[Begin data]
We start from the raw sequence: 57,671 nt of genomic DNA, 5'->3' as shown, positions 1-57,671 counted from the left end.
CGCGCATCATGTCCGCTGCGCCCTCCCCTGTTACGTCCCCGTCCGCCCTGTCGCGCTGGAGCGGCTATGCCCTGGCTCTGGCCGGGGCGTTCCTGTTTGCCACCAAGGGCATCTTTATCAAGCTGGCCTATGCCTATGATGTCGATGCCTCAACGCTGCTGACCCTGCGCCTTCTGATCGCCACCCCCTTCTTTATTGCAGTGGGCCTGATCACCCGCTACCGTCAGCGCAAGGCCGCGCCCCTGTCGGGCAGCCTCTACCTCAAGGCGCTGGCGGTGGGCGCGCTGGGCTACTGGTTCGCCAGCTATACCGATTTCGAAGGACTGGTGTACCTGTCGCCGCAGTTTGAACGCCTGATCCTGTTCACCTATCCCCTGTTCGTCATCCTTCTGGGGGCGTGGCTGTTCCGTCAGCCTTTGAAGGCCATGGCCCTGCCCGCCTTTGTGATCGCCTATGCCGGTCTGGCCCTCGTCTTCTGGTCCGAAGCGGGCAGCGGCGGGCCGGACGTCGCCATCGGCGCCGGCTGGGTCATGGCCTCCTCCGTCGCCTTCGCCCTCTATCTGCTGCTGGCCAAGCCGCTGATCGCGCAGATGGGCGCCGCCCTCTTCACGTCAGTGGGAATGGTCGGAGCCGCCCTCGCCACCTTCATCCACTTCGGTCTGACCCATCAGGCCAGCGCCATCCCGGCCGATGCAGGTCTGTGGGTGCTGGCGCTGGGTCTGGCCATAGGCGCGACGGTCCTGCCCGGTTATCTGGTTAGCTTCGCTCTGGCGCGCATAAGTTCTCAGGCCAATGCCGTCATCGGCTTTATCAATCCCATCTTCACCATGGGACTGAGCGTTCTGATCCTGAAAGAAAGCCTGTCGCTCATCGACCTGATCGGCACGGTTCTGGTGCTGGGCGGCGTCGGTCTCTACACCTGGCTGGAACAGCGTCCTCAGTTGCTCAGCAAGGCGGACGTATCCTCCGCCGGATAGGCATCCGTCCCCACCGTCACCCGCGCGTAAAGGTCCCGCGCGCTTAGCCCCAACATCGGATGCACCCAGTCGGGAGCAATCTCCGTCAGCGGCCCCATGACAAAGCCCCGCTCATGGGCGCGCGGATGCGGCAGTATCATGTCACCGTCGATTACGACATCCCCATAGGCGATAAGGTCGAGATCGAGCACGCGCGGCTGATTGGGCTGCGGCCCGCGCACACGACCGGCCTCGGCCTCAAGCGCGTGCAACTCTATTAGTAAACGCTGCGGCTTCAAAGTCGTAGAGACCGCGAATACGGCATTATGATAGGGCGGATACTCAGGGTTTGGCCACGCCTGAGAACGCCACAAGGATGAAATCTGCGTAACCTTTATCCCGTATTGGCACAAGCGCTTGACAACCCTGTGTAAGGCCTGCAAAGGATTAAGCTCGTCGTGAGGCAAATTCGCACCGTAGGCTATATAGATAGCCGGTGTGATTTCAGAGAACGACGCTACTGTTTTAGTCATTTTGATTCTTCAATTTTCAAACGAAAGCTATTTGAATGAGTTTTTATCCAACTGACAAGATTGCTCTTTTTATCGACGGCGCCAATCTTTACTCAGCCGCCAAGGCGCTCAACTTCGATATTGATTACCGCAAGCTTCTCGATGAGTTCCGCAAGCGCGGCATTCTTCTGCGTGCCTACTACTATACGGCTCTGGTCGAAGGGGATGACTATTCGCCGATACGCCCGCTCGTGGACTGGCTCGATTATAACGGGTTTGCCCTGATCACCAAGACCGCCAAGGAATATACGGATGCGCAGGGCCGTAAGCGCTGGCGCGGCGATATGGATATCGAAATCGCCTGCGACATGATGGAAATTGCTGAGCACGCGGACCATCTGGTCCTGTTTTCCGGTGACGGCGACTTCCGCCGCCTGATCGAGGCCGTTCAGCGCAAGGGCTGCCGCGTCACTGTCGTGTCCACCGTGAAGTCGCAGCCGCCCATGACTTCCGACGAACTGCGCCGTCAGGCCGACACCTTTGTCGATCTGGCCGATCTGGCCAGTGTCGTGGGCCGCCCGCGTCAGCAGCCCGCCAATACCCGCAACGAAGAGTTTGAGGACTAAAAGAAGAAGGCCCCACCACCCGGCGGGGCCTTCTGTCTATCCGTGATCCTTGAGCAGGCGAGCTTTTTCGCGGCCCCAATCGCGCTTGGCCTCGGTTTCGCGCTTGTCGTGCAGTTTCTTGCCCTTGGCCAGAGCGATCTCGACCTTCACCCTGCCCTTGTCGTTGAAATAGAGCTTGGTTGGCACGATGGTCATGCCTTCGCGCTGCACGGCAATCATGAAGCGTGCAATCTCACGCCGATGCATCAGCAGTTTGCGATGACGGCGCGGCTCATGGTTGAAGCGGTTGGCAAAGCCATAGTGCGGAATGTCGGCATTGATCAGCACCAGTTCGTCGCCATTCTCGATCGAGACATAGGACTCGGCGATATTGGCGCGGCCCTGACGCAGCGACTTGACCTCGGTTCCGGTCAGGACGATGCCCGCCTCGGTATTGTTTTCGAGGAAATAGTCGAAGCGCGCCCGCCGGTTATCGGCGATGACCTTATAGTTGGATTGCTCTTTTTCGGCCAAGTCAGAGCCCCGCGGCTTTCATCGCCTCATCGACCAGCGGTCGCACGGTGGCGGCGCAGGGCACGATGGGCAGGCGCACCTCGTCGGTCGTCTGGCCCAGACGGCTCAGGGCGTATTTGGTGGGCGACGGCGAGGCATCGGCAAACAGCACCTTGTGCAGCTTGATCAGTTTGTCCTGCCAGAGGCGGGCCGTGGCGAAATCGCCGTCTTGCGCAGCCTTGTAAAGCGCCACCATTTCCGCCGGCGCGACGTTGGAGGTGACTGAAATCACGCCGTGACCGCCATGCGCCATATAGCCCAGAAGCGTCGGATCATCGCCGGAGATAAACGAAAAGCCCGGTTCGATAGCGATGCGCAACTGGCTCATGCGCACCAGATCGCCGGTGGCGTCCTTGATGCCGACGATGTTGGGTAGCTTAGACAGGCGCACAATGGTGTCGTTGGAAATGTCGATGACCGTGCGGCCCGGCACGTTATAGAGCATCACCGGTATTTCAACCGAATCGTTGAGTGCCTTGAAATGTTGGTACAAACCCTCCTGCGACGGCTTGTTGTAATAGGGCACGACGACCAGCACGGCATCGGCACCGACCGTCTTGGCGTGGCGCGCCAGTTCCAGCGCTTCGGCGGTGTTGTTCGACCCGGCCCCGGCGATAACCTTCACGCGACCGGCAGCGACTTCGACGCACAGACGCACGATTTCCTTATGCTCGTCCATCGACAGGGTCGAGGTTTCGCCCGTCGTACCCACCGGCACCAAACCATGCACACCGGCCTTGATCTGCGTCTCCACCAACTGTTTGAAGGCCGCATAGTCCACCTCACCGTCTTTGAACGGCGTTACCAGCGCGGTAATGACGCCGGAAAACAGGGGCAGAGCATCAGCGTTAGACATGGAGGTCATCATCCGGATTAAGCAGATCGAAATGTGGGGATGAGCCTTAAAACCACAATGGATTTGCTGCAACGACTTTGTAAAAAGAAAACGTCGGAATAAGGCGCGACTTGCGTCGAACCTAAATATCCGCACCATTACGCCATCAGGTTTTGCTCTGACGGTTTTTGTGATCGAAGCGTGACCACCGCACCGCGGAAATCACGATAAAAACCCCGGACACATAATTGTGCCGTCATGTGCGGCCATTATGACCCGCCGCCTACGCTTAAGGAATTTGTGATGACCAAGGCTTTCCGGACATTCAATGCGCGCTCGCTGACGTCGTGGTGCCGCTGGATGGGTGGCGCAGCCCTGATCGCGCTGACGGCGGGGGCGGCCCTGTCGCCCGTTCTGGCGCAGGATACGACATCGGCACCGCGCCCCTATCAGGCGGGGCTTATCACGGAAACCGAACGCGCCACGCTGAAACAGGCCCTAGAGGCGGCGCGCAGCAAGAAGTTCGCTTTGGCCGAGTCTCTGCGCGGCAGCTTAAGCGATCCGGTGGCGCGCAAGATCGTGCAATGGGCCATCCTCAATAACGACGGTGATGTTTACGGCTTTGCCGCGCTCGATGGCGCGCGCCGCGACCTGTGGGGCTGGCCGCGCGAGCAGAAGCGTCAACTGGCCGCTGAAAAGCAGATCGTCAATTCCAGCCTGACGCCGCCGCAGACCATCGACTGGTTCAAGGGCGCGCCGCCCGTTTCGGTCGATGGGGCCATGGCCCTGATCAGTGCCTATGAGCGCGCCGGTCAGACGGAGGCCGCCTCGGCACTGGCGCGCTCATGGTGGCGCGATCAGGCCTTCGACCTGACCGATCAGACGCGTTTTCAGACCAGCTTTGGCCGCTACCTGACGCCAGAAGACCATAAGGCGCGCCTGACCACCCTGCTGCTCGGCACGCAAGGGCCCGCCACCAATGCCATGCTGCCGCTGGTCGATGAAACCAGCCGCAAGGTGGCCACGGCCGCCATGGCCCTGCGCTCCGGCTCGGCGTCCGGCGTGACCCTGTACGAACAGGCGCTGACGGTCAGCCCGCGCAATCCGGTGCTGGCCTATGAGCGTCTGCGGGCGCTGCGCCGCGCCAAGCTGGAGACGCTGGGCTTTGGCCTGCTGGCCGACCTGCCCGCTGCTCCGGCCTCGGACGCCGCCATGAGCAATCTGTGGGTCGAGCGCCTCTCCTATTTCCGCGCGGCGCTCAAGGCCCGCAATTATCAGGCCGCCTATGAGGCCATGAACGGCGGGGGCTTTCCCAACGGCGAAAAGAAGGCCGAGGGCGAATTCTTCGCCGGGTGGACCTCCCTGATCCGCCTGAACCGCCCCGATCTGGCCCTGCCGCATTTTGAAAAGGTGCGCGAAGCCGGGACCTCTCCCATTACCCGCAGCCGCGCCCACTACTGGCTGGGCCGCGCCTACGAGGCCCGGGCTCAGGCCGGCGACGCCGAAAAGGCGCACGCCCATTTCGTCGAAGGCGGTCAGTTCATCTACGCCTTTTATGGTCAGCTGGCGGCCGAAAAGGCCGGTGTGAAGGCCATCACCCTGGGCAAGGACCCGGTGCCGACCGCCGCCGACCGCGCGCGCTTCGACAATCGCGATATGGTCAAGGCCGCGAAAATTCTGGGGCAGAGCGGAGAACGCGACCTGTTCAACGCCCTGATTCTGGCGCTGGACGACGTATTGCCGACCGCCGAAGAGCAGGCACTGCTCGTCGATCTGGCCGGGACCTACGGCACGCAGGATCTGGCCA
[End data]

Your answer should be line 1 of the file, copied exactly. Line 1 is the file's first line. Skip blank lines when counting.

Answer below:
We start from the raw sequence: 57,671 nt of genomic DNA, 5'->3' as shown, positions 1-57,671 counted from the left end.